Chicago Sun-Times

Stepdaught­er left me out of planning for her quinceañer­a

- DEAR ABBY ADVICE Dear Abby is written by Abigail Van Buren, also known as Jeanne Phillips. Contact Dear Abby at or P.O. Box 69440, Los Angeles, CA 90069.

Dear Abby: I am a first-generation Mexican American who married into a Caucasian blended family. My husband, my stepdaught­er, “Lisa,” and her mother and stepfather make up a beautiful unit. I have no children. Although my family initially ruffled at my interracia­l marriage, they got with the program — so much so that we invited Lisa to partake in a comingof-age rite, the quinceañer­a. We were excited to update and modify it as much as possible so all sets of parents, grandparen­ts and other family could be involved.

Suddenly, when Lisa was 14 — a year before the quinceañer­a, when planning should be ramped up, not down — my extended family went into radio silence. Despite our attempts to encourage, coach and generate excitement, we were led to believe Lisa had gotten cold feet and was reconsider­ing the event.

We honored her wishes and planned to find other ways to make her feel special. Two weeks before her 15th birthday, Lisa sent me an invitation for her quinceañer­a! Abby, words cannot express how heartbroke­n I feel. I was supposed to teach her about the cultural significan­ce of what she was embarking on. I attended anyway, making sure to shower her with praise and put on a good face. However, in addition to being devastated, I was deeply offended. Of course, because no one bothered to check in, many features of the rite were handled improperly.

I’ve been holding my tongue for Lisa’s sake since I’m afraid this could cause a rift with her mother. What I don’t want is for Lisa to think my feelings have anything to do with something she may have done. For the sake of peace, is continued silence better?

Madre de la Quinceañer­a Dear Madre: Your feelings of hurt and frustratio­n are understand­able. But LISA CHOSE to celebrate her birthday the way she and her mom wanted — and that was her privilege. Rather than give the girl an authentic quinceañer­a and an understand­ing of the meaning of that milestone, it appears her mother and stepfather opted instead for “quinceañer­a lite.” Do not pick a fight over this. Move on. But do continue to share with Lisa everything you have to offer — your wisdom, your experience and your cultural heritage — from now on.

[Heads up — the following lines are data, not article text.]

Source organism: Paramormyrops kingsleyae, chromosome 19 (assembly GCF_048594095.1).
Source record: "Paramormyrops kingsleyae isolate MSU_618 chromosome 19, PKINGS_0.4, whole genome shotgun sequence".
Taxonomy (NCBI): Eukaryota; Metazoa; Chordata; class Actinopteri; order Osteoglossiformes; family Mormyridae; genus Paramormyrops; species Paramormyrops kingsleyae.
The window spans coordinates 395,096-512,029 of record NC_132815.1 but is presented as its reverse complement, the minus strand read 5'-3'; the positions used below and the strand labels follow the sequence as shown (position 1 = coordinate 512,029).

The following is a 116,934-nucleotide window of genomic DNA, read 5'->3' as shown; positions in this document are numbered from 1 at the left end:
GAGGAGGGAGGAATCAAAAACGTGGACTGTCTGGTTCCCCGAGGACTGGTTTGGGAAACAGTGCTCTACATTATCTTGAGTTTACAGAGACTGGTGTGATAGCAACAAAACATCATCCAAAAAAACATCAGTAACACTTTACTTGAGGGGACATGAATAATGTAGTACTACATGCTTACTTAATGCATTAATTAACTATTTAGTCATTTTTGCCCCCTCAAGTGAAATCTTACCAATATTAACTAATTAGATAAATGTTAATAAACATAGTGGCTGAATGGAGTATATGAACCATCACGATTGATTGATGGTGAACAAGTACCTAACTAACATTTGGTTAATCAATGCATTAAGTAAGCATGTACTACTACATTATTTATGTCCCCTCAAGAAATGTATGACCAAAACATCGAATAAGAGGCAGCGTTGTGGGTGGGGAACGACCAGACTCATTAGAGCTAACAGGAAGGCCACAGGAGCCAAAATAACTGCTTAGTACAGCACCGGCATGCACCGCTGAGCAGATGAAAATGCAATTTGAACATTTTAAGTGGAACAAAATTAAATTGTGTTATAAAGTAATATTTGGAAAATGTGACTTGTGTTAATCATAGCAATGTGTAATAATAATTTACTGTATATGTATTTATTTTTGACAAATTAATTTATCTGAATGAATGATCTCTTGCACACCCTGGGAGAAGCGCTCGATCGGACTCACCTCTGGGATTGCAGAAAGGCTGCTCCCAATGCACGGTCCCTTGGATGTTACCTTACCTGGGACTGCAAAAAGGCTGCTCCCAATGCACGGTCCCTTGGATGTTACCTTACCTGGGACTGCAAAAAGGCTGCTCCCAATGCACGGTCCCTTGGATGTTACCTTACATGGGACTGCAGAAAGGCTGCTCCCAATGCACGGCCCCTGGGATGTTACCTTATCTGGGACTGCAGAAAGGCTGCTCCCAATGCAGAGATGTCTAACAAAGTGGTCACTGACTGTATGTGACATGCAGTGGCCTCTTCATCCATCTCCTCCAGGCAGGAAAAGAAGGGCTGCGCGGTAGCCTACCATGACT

Dear Abby: I have been in a domestic partnershi­p for more than 30 years. I have suggested couples counseling for the past 10 of them, but my partner has never followed


through. I’m willing to give all my assets to her so I won’t worry about her future financial needs, but I don’t know how to leave her without getting into an ugly war, which will make me feel guilty. Please advise.

Walking on Eggshells Dear Walking: Because this domestic partnershi­p is no longer working, I do have a couple of suggestion­s. The first is to talk with a licensed mental health profession­al about the guilt you are feeling. Do this BEFORE you decide to “give away the store.” My other suggestion is to consult an attorney about what kind of settlement would be fair to both of you before signing over ANY assets.

Abby shares more than 100 of her favorite recipes in two booklets: “Abby’s Favorite Recipes” and “More Favorite Recipes by Dear Abby.” Send your name and mailing address, plus check or money order for $16, to: Dear Abby, Cookbookle­t Set, P.O. Box 447, Mount Morris, IL 61054-0447. (Shipping and handling are included in the price.)

 ?? ??

Newspapers in English

Newspapers from United States